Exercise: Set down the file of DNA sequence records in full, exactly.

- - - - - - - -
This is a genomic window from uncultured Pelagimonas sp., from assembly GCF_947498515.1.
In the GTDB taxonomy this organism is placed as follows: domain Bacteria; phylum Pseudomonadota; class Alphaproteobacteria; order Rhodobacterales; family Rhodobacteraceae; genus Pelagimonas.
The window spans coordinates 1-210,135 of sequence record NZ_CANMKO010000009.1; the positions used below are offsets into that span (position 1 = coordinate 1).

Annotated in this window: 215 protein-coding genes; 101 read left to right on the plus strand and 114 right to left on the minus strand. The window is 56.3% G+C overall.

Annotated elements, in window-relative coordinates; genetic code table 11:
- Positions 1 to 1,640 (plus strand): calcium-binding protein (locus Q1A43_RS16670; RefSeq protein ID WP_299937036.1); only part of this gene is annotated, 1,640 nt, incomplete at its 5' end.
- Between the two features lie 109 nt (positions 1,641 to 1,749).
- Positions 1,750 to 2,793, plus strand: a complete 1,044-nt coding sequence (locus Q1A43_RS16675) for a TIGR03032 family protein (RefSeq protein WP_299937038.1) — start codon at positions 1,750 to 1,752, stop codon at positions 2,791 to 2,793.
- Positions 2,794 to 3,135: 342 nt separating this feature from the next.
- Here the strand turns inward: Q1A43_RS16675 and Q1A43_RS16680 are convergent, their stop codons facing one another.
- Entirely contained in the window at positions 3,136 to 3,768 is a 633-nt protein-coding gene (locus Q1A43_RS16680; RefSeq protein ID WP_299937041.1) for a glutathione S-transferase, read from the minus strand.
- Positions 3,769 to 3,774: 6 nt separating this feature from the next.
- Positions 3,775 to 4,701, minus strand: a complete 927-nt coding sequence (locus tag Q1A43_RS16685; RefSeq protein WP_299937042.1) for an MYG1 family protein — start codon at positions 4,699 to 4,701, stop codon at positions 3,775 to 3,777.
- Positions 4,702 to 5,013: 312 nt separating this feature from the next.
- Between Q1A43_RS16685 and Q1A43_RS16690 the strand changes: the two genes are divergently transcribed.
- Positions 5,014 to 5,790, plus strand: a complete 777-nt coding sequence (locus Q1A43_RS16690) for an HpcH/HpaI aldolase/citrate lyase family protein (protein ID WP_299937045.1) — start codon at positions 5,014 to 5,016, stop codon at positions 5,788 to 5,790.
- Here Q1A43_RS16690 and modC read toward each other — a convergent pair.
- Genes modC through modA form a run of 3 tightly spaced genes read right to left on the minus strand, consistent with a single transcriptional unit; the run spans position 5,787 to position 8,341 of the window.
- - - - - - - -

This is a genomic window from uncultured Pelagimonas sp., from assembly GCF_947498515.1.
In the GTDB taxonomy this organism is placed as follows: domain Bacteria; phylum Pseudomonadota; class Alphaproteobacteria; order Rhodobacterales; family Rhodobacteraceae; genus Pelagimonas.
The window spans coordinates 1-210,135 of sequence record NZ_CANMKO010000009.1; the positions used below are offsets into that span (position 1 = coordinate 1).

Annotated in this window: 215 protein-coding genes; 101 read left to right on the plus strand and 114 right to left on the minus strand. The window is 56.3% G+C overall.

Annotated elements, in window-relative coordinates; genetic code table 11:
- Positions 1 to 1,640 (plus strand): calcium-binding protein (locus Q1A43_RS16670; RefSeq protein ID WP_299937036.1); only part of this gene is annotated, 1,640 nt, incomplete at its 5' end.
- Between the two features lie 109 nt (positions 1,641 to 1,749).
- Positions 1,750 to 2,793, plus strand: a complete 1,044-nt coding sequence (locus Q1A43_RS16675) for a TIGR03032 family protein (RefSeq protein WP_299937038.1) — start codon at positions 1,750 to 1,752, stop codon at positions 2,791 to 2,793.
- Positions 2,794 to 3,135: 342 nt separating this feature from the next.
- Here the strand turns inward: Q1A43_RS16675 and Q1A43_RS16680 are convergent, their stop codons facing one another.
- Entirely contained in the window at positions 3,136 to 3,768 is a 633-nt protein-coding gene (locus Q1A43_RS16680; RefSeq protein ID WP_299937041.1) for a glutathione S-transferase, read from the minus strand.
- Positions 3,769 to 3,774: 6 nt separating this feature from the next.
- Positions 3,775 to 4,701, minus strand: a complete 927-nt coding sequence (locus tag Q1A43_RS16685; RefSeq protein WP_299937042.1) for an MYG1 family protein — start codon at positions 4,699 to 4,701, stop codon at positions 3,775 to 3,777.
- Positions 4,702 to 5,013: 312 nt separating this feature from the next.
- Between Q1A43_RS16685 and Q1A43_RS16690 the strand changes: the two genes are divergently transcribed.
- Positions 5,014 to 5,790, plus strand: a complete 777-nt coding sequence (locus Q1A43_RS16690) for an HpcH/HpaI aldolase/citrate lyase family protein (protein ID WP_299937045.1) — start codon at positions 5,014 to 5,016, stop codon at positions 5,788 to 5,790.
- Here Q1A43_RS16690 and modC read toward each other — a convergent pair.
- Genes modC through modA form a run of 3 tightly spaced genes read right to left on the minus strand, consistent with a single transcriptional unit; the run spans position 5,787 to position 8,341 of the window.